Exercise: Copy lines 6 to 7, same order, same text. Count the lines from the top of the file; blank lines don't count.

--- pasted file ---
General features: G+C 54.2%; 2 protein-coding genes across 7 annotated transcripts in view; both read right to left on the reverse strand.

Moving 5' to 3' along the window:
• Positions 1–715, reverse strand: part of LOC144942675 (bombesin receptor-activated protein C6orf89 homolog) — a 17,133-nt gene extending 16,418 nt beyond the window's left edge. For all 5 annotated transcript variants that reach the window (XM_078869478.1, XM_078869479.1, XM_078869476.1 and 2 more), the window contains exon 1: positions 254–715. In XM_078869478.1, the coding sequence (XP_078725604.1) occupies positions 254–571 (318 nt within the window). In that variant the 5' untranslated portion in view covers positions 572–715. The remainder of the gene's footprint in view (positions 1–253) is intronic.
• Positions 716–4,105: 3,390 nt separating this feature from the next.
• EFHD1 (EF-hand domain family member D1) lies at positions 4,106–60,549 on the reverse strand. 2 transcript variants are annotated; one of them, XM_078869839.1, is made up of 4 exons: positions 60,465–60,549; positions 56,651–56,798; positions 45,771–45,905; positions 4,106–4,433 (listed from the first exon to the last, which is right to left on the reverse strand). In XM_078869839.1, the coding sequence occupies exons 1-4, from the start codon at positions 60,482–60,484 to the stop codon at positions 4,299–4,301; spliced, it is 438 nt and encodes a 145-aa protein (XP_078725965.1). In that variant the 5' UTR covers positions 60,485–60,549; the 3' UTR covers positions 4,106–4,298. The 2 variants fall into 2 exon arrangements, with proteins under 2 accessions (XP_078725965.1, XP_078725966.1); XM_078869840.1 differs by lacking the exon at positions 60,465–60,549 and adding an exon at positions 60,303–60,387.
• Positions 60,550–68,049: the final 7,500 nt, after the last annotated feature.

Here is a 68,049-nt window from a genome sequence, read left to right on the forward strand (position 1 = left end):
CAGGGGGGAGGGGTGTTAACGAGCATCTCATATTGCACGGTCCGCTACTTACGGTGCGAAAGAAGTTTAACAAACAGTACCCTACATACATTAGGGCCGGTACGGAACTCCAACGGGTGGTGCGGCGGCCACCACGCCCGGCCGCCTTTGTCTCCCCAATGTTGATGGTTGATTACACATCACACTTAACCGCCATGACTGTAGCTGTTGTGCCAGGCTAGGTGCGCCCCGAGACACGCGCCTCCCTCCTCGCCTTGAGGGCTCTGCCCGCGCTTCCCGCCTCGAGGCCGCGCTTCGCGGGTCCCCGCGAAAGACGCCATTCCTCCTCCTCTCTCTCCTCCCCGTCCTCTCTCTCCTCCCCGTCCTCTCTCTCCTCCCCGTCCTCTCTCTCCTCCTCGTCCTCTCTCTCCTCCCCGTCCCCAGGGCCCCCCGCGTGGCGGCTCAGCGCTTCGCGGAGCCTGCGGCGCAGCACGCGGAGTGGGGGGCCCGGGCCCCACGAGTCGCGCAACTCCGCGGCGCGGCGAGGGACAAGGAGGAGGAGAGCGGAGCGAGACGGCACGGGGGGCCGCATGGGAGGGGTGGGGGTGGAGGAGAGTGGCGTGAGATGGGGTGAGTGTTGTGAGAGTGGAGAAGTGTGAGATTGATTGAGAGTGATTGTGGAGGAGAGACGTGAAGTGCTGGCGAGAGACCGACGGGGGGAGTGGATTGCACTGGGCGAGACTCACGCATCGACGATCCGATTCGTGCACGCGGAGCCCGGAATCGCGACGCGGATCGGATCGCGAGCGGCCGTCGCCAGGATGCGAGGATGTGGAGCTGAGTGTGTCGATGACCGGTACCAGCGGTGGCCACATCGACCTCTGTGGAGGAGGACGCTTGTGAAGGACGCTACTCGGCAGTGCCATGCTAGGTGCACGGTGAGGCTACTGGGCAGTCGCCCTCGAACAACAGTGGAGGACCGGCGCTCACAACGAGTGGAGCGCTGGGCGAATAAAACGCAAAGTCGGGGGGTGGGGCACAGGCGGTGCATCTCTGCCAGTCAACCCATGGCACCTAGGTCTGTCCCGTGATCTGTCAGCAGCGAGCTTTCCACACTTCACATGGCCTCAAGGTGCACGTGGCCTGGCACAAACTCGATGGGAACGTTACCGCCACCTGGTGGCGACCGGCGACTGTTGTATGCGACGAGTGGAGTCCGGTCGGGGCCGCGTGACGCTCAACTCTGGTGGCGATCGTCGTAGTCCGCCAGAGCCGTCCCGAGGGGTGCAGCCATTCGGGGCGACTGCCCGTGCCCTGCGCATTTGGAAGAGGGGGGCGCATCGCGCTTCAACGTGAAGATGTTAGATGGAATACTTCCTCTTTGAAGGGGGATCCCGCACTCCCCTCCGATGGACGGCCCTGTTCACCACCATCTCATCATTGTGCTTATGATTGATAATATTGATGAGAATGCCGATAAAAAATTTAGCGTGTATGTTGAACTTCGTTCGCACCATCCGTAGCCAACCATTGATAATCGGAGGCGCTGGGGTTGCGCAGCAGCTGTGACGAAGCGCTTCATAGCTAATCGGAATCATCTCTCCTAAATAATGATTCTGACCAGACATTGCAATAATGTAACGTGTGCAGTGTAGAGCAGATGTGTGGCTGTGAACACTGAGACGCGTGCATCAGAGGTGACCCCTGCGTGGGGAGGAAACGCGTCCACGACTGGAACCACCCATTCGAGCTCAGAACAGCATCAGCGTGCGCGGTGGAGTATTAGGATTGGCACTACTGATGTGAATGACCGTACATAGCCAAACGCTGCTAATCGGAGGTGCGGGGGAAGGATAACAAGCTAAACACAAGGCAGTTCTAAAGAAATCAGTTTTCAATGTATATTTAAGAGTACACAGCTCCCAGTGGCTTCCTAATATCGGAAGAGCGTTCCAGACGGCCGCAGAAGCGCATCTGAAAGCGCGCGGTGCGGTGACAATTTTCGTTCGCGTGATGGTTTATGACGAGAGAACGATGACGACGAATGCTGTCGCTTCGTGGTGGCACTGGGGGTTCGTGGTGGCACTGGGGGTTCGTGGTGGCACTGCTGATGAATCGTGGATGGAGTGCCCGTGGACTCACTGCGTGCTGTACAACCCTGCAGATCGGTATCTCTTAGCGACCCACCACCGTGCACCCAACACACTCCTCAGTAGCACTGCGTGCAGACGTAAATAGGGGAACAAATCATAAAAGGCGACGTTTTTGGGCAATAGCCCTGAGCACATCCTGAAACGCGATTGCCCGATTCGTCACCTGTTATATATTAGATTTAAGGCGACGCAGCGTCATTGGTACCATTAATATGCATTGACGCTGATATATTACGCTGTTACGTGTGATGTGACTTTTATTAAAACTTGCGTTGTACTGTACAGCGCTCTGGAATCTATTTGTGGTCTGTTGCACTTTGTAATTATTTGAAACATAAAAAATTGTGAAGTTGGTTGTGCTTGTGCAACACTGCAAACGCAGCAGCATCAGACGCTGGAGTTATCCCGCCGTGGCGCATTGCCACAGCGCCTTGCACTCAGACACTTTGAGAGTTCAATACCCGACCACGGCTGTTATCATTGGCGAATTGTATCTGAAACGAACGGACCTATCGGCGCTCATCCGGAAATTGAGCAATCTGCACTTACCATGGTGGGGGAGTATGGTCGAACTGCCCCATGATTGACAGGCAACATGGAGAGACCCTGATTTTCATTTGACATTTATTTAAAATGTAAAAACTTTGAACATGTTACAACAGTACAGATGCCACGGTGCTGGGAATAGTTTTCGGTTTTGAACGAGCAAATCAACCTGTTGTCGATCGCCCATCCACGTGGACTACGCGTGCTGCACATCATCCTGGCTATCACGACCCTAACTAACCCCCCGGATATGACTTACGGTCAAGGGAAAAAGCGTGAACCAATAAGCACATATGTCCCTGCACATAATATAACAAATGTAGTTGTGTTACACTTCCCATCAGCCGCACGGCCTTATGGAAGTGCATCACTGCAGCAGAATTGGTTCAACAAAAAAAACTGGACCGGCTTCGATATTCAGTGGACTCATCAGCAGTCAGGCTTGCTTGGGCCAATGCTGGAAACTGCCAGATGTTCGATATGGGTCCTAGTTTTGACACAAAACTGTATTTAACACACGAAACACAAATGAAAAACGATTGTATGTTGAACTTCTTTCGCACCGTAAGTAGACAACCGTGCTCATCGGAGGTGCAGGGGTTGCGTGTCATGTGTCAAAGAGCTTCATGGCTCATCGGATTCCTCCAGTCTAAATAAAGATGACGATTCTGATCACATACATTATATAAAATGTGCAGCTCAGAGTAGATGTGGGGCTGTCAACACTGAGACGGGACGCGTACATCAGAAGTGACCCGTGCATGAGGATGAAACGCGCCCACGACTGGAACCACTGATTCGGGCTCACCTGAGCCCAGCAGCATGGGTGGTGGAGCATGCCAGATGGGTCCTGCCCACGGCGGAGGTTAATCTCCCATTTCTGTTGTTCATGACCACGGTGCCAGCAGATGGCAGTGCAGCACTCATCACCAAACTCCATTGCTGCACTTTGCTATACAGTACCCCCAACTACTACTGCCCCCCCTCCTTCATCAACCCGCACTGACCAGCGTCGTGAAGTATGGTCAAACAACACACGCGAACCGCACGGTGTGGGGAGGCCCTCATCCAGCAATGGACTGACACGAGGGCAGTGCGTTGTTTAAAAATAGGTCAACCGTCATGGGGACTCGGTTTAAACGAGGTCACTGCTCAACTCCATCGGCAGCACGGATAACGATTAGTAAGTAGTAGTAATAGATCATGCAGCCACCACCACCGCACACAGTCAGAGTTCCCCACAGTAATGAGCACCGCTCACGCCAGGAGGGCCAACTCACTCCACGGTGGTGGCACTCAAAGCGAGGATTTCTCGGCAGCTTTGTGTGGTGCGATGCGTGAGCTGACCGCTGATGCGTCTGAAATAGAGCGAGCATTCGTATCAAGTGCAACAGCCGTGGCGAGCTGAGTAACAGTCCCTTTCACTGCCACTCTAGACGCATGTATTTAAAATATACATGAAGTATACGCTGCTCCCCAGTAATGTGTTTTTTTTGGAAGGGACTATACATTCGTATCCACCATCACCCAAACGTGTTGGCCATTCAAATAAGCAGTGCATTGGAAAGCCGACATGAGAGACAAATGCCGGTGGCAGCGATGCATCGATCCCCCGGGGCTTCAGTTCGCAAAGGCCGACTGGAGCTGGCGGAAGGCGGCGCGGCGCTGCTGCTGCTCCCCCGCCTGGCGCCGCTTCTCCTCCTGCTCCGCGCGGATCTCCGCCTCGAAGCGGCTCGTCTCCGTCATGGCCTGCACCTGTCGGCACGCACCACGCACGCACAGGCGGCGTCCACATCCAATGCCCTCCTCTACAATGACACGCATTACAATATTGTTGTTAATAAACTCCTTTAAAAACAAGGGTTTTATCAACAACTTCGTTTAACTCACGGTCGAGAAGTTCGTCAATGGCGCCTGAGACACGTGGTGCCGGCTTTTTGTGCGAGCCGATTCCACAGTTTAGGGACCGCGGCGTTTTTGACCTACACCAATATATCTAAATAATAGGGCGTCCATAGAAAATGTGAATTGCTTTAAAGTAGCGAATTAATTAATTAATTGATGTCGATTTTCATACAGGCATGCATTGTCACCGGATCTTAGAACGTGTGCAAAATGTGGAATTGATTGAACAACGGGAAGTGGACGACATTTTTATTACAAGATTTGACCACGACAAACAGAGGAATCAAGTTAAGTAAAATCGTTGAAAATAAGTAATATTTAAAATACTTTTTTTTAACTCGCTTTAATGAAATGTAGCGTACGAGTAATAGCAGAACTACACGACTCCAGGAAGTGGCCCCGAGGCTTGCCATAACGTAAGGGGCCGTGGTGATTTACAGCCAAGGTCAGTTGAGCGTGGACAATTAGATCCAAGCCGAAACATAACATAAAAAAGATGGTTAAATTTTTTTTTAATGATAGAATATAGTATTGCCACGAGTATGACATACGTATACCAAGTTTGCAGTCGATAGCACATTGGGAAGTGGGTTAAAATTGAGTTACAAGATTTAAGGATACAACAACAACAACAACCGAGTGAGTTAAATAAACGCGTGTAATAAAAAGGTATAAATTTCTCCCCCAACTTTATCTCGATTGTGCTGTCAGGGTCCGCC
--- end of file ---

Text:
• Positions 60,550–68,049: the final 7,500 nt, after the last annotated feature.

Here is a 68,049-nt window from a genome sequence, read left to right on the forward strand (position 1 = left end):